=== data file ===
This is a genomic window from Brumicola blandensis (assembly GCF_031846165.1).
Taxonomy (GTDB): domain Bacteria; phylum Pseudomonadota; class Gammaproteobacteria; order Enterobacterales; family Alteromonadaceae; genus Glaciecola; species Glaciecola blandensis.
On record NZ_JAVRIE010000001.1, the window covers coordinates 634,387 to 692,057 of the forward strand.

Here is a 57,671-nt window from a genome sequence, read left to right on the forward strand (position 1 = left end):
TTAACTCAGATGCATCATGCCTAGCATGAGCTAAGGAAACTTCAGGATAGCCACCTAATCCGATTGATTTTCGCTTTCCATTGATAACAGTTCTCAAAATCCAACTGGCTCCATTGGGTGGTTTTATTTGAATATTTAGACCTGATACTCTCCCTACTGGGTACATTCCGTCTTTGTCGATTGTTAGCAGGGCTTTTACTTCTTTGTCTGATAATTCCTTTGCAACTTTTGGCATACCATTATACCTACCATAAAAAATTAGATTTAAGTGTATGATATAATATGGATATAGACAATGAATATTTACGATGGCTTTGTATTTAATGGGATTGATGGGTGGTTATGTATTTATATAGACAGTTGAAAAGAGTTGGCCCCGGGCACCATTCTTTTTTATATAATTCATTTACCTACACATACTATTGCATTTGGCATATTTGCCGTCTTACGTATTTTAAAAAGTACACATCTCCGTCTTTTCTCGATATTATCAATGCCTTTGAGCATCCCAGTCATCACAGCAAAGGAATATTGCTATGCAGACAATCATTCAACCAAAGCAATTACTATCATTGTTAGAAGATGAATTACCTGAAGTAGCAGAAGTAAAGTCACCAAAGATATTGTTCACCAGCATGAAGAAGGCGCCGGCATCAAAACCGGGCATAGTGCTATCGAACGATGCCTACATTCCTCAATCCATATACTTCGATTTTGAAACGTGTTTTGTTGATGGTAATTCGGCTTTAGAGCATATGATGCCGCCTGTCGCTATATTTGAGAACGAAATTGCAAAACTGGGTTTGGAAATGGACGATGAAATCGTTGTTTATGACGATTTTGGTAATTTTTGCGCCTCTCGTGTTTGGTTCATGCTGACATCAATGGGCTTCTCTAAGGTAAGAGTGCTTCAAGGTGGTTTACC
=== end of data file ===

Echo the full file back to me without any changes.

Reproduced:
This is a genomic window from Brumicola blandensis (assembly GCF_031846165.1).
Taxonomy (GTDB): domain Bacteria; phylum Pseudomonadota; class Gammaproteobacteria; order Enterobacterales; family Alteromonadaceae; genus Glaciecola; species Glaciecola blandensis.
On record NZ_JAVRIE010000001.1, the window covers coordinates 634,387 to 692,057 of the forward strand.

Here is a 57,671-nt window from a genome sequence, read left to right on the forward strand (position 1 = left end):
TTAACTCAGATGCATCATGCCTAGCATGAGCTAAGGAAACTTCAGGATAGCCACCTAATCCGATTGATTTTCGCTTTCCATTGATAACAGTTCTCAAAATCCAACTGGCTCCATTGGGTGGTTTTATTTGAATATTTAGACCTGATACTCTCCCTACTGGGTACATTCCGTCTTTGTCGATTGTTAGCAGGGCTTTTACTTCTTTGTCTGATAATTCCTTTGCAACTTTTGGCATACCATTATACCTACCATAAAAAATTAGATTTAAGTGTATGATATAATATGGATATAGACAATGAATATTTACGATGGCTTTGTATTTAATGGGATTGATGGGTGGTTATGTATTTATATAGACAGTTGAAAAGAGTTGGCCCCGGGCACCATTCTTTTTTATATAATTCATTTACCTACACATACTATTGCATTTGGCATATTTGCCGTCTTACGTATTTTAAAAAGTACACATCTCCGTCTTTTCTCGATATTATCAATGCCTTTGAGCATCCCAGTCATCACAGCAAAGGAATATTGCTATGCAGACAATCATTCAACCAAAGCAATTACTATCATTGTTAGAAGATGAATTACCTGAAGTAGCAGAAGTAAAGTCACCAAAGATATTGTTCACCAGCATGAAGAAGGCGCCGGCATCAAAACCGGGCATAGTGCTATCGAACGATGCCTACATTCCTCAATCCATATACTTCGATTTTGAAACGTGTTTTGTTGATGGTAATTCGGCTTTAGAGCATATGATGCCGCCTGTCGCTATATTTGAGAACGAAATTGCAAAACTGGGTTTGGAAATGGACGATGAAATCGTTGTTTATGACGATTTTGGTAATTTTTGCGCCTCTCGTGTTTGGTTCATGCTGACATCAATGGGCTTCTCTAAGGTAAGAGTGCTTCAAGGTGGTTTACC